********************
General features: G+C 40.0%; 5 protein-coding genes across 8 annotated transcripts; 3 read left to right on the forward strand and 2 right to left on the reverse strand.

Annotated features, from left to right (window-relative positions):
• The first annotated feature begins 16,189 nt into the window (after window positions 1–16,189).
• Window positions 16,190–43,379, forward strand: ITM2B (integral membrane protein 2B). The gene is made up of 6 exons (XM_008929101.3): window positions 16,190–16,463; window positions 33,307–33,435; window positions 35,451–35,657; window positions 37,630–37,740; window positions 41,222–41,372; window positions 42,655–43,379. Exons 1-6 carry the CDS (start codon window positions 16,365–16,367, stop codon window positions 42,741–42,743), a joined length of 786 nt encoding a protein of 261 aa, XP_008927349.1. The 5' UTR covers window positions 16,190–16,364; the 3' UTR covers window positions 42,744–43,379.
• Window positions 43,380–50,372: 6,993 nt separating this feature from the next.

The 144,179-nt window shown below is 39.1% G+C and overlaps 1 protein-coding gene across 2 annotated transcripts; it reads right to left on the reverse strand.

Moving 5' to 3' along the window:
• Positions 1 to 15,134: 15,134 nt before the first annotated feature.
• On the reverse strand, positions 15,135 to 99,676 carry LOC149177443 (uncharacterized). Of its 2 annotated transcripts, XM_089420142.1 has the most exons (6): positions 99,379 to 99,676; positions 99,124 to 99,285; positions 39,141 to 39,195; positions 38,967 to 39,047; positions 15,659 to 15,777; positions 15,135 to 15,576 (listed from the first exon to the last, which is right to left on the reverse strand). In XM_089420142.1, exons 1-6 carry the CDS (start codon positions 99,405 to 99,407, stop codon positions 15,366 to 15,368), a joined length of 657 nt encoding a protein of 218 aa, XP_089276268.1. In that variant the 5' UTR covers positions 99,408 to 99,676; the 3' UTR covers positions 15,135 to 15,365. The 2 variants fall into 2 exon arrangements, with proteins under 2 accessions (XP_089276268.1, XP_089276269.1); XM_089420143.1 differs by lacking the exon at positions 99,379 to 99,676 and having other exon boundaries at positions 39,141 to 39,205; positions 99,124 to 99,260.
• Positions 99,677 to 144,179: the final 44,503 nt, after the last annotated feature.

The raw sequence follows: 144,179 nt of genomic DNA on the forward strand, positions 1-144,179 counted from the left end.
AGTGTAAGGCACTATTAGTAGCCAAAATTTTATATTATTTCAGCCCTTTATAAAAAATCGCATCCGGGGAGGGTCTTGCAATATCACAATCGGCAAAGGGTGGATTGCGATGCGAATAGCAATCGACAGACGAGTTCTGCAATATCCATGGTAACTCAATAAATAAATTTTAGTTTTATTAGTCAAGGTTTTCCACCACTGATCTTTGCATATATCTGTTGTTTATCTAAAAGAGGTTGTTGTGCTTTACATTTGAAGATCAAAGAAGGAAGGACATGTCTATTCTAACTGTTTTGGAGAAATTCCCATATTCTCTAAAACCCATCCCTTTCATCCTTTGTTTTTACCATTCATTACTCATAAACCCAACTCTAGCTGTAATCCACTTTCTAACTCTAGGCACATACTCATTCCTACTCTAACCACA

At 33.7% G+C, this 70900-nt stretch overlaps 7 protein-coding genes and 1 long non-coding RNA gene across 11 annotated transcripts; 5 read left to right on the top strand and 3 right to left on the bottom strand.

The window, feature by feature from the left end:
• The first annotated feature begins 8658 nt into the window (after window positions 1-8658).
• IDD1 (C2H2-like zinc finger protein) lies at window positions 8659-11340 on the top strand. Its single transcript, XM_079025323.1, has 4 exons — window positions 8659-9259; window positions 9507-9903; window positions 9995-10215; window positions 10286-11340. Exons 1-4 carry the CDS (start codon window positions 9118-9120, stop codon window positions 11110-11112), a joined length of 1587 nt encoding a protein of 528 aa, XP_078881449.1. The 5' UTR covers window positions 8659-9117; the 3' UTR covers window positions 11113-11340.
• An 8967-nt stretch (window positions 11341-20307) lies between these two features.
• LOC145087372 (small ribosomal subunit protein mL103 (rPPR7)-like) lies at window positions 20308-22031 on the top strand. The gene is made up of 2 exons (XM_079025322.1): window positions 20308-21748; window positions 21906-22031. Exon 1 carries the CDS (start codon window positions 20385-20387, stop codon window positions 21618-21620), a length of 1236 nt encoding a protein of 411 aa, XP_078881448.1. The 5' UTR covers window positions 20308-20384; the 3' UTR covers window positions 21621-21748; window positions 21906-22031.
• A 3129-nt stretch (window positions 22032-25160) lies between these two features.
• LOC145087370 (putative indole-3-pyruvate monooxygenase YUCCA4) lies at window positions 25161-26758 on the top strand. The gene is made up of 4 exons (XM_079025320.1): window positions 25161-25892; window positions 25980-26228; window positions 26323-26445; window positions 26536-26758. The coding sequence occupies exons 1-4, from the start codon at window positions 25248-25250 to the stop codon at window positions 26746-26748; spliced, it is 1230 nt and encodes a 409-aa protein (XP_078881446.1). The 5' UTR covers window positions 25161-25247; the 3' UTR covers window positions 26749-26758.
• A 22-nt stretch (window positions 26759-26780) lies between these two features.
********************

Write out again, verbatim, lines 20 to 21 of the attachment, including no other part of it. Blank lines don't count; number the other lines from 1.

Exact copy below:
• LOC145087370 (putative indole-3-pyruvate monooxygenase YUCCA4) lies at window positions 25161-26758 on the top strand. The gene is made up of 4 exons (XM_079025320.1): window positions 25161-25892; window positions 25980-26228; window positions 26323-26445; window positions 26536-26758. The coding sequence occupies exons 1-4, from the start codon at window positions 25248-25250 to the stop codon at window positions 26746-26748; spliced, it is 1230 nt and encodes a 409-aa protein (XP_078881446.1). The 5' UTR covers window positions 25161-25247; the 3' UTR covers window positions 26749-26758.
• A 22-nt stretch (window positions 26759-26780) lies between these two features.